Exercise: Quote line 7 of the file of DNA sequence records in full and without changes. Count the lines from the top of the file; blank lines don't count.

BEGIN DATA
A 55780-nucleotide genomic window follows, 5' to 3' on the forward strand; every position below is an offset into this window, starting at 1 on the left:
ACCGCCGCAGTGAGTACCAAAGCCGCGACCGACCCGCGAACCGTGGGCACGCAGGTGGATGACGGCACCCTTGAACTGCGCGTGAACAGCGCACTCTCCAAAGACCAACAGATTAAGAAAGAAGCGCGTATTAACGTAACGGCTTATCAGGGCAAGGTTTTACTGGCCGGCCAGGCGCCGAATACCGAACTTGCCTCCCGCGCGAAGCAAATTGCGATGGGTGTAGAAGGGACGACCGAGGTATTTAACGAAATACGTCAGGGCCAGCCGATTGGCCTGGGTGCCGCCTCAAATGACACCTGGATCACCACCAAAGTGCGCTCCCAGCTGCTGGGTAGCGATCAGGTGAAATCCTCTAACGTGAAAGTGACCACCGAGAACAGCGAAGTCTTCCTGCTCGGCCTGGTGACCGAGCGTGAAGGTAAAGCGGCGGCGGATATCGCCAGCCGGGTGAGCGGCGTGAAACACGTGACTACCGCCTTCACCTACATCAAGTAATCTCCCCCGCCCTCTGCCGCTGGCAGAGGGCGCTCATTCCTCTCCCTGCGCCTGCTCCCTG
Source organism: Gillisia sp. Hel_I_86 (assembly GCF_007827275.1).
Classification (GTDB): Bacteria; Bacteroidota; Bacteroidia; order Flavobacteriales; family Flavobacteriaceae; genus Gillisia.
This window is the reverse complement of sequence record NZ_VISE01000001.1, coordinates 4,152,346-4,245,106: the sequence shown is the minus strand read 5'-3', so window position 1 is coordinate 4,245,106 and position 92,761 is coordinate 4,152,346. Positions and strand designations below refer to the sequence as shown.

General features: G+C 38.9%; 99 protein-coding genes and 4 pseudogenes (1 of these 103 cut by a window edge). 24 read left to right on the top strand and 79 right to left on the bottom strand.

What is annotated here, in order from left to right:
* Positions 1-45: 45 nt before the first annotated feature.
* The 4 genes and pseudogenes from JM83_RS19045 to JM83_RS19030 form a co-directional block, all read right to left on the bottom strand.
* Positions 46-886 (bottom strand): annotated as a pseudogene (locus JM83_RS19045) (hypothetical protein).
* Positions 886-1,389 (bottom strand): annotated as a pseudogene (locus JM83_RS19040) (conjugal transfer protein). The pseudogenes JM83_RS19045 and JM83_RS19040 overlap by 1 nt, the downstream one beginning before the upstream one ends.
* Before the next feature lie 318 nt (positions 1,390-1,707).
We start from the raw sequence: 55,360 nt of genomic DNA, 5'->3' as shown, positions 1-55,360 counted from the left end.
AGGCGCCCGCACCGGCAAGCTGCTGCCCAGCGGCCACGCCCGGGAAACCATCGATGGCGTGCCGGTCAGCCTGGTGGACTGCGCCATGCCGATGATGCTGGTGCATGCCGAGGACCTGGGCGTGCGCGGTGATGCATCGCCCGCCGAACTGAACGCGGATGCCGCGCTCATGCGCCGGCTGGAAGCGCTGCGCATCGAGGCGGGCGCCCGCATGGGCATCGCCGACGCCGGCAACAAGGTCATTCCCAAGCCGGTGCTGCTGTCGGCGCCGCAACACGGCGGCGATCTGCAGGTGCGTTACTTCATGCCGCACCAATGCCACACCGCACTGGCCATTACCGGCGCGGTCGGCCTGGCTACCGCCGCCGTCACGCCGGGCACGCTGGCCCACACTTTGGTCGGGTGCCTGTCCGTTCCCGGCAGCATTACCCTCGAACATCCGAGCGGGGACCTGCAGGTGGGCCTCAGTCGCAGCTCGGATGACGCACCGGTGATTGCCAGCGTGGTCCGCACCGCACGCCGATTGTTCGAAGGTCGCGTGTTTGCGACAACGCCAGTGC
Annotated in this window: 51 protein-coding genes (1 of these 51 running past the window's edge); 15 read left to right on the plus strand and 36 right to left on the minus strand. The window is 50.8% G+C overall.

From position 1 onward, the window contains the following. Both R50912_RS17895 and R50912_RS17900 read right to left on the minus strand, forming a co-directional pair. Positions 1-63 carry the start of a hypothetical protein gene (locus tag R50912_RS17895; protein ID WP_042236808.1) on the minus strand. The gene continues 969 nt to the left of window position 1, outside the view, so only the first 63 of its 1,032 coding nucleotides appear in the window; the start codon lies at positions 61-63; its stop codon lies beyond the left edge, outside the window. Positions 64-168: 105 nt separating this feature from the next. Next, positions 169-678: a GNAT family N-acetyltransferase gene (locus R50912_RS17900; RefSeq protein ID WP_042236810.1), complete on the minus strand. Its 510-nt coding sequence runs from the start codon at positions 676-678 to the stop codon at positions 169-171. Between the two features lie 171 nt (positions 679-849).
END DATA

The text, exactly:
What is annotated here, in order from left to right: